The UAE Embassy in Rome also urged its citizens to postpone their travel plans to Italy as the country rapidly emerges as the centre of Europe’s Covid-19 cases, with more than 370 infections and at least 12 deaths.
The Kuwaiti Cabinet agreed to suspend government and private schools, colleges, universities, military colleges and Awqaf and Islamic Affairs educational centres from 1-12 March.
Kuwait has also demanded that the World Health Organisation (WHO) send “a specialised global team as soon as possible to review and assess” the measures implemented by its state bodies.
The country’s health ministry said 26 cases had been recorded in Kuwait. One of the most recently identified cases was of a Kuwaiti national that had recently travelled to Iran.
National carrier Kuwait Airways will operate a special flight today to evacuate Kuwaitis from Milan, where deaths related to Covid-19 have been reported.
Kuwait evacuated 700 people from Iran last week.
Kuwait’s Ministry of Commerce and Industry has cancelled all events and exhibitions planned in the country until further notice.
The Ministry of Trade and Industry has closed 19 pharmacies across Kuwait after they failed to commit to the medical mask prices fixed by the authority.
Around the Middle East
Qatar’s Emir Sheikh Tamim bin Hamad al-Thani ordered special flights to evacuate Qatari and Kuwaiti citizens from Iran.
Oman announced two new cases on 25 February, raising the total number of Covid-19 patients in the sultanate to four.
The Ministry of Health in Oman said the two new cases were linked to a recent trip to Iran conducted by the patients.
Iraq has banned public gatherings and suspended entry to travellers from Kuwait and Bahrain.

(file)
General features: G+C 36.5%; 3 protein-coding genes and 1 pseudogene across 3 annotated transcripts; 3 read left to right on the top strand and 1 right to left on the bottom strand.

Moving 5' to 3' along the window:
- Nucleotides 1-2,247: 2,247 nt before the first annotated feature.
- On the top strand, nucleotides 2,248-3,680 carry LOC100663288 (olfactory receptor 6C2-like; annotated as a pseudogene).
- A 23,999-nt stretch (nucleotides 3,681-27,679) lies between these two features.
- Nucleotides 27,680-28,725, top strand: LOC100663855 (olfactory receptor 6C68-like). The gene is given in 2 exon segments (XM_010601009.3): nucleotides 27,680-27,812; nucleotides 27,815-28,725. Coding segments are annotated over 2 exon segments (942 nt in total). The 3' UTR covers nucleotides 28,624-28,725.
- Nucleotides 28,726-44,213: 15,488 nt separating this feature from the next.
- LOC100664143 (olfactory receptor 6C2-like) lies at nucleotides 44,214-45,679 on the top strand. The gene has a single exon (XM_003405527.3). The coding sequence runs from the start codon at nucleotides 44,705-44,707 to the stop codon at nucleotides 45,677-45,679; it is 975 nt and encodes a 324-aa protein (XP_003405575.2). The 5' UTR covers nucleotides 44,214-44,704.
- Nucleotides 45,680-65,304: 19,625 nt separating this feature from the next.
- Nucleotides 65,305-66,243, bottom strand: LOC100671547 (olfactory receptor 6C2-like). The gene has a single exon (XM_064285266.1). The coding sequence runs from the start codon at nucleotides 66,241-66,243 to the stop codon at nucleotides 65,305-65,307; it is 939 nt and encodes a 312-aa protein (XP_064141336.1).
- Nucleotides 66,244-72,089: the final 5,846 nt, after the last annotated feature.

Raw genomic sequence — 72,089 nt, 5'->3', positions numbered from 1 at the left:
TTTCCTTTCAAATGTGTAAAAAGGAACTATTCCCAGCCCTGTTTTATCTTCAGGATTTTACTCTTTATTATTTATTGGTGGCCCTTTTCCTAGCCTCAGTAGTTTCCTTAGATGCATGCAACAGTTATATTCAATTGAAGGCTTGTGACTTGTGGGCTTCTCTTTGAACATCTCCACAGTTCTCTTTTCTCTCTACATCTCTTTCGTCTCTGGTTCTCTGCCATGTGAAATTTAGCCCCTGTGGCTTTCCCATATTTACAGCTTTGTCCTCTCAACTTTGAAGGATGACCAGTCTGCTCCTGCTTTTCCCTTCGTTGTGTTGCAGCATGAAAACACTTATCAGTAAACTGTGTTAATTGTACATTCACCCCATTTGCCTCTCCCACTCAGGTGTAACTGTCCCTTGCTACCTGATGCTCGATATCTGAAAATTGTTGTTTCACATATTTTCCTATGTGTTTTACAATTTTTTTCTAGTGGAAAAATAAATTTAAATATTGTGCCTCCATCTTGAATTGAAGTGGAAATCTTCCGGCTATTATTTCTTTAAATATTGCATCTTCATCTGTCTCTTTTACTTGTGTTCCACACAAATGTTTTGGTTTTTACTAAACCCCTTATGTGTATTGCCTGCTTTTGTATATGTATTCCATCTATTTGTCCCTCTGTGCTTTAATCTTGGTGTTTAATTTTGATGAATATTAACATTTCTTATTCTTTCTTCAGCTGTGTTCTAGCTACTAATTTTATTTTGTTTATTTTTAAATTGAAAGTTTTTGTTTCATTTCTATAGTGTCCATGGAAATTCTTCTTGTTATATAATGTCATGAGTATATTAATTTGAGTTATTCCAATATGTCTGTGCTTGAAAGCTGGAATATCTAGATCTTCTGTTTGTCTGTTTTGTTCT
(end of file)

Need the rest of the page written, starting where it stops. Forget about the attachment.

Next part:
Iraqi citizens are banned from travelling to China, Iran, Japan, South Korea, Thailand, Singapore, Italy, Bahrain and Kuwait, local media reported, citing Reuters.
Schools, universities, cafés, cinemas, clubs and other public spaces have been suspended or closed from 27 February to 7 March.
In Iran, viewed as the epicentre of Covid-19’s spread in the Middle East, at least 139 infections and 19 deaths have been recorded, according to health ministry spokesperson Kianush Jahanpur.
Iran has the highest number of coronavirus-related deaths outside China.
Deputy health minister Iraj Harirchi is one of the Iranian nationals to have tested positive for the new coronavirus.
Around the world
The number of coronavirus cases has increased to 400 in Italy, representing a 25 per cent jump in 24 hours.
Italy is also being traced as the source of new cases in neighbouring European countries, including Austria, Croatia, Greece, Norway, Switzerland, Georgia and North Macedonia, according to the BBC.
Thirteen cases have been reported in the UK, and the US has recorded 60 cases, including 45 Americans that were repatriated from Wuhan and the Diamond Princess cruise ship that was docked in Japan.
The US’ Centres for Disease Control and Prevention (CDC) said on 27 February that it might have identified the first case of community spread in the country.
A California resident tested positive for the coronavirus despite not having travelled to infected countries, or being exposed to known patients.
More from MEED on the impact of coronavirus